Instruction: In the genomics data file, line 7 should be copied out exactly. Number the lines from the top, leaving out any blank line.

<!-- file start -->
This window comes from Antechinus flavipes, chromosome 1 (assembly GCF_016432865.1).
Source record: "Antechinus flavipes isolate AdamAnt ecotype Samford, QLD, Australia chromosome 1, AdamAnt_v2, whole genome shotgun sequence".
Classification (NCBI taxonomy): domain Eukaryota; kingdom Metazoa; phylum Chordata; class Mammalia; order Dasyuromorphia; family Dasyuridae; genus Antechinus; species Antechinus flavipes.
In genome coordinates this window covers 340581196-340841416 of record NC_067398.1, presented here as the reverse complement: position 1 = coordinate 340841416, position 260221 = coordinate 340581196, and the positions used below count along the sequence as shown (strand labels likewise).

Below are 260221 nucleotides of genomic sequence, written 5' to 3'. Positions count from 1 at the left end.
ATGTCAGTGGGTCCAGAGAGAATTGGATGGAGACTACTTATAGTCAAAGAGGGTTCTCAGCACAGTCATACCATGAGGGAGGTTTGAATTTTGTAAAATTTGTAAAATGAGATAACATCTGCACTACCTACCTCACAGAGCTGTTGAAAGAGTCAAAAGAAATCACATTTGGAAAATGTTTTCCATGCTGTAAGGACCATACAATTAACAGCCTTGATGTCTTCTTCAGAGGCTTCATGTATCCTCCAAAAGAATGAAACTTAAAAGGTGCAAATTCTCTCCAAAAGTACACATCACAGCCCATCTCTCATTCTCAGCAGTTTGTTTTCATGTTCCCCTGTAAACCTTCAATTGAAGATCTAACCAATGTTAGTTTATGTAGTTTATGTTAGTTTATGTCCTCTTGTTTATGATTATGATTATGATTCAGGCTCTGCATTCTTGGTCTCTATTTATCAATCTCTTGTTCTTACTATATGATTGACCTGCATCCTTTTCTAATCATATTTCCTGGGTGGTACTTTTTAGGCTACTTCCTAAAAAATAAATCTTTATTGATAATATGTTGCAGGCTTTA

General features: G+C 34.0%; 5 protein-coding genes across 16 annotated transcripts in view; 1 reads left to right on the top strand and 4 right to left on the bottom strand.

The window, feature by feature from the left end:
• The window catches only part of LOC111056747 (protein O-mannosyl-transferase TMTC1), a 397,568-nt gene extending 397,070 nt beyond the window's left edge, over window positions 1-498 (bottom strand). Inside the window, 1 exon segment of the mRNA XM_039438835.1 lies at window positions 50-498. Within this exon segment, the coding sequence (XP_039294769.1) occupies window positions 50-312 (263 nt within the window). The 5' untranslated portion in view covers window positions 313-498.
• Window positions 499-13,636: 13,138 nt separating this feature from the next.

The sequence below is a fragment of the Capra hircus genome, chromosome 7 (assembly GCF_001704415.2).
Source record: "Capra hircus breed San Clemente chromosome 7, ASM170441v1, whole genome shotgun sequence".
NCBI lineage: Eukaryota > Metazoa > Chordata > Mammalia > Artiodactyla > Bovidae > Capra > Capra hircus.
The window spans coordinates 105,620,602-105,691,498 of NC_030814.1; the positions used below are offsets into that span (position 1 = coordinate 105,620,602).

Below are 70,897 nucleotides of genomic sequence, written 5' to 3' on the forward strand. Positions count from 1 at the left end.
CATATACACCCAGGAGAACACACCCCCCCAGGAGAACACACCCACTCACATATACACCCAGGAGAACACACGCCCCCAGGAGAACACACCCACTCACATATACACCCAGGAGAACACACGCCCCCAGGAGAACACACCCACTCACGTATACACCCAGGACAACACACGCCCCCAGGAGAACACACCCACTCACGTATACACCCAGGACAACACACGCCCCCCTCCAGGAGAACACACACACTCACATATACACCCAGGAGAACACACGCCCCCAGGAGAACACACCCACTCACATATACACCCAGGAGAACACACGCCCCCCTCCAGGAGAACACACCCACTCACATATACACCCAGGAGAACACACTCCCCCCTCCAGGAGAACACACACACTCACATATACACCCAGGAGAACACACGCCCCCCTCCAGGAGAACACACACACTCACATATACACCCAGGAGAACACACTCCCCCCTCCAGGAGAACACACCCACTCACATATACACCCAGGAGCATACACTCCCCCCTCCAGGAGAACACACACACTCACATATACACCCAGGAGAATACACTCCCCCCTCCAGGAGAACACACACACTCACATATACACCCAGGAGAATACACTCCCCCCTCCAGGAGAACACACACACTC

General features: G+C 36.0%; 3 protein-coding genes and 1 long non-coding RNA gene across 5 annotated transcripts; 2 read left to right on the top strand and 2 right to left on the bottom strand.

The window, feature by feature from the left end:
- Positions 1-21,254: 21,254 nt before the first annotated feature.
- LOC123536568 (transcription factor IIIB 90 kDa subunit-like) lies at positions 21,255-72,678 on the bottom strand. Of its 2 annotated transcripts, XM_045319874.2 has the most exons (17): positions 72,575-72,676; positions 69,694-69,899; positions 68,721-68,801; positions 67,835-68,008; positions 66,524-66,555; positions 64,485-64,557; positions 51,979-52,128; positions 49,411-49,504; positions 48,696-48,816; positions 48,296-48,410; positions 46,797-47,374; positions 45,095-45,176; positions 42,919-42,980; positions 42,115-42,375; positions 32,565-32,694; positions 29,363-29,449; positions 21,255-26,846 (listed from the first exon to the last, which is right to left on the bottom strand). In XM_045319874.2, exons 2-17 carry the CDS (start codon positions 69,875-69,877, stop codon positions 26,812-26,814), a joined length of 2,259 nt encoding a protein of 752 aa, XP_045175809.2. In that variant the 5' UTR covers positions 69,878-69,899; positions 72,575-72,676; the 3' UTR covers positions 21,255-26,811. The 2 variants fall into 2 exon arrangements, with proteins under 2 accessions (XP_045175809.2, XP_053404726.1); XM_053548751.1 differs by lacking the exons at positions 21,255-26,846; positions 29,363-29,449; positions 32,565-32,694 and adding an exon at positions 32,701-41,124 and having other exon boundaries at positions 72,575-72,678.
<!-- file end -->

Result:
General features: G+C 34.0%; 5 protein-coding genes across 16 annotated transcripts in view; 1 reads left to right on the top strand and 4 right to left on the bottom strand.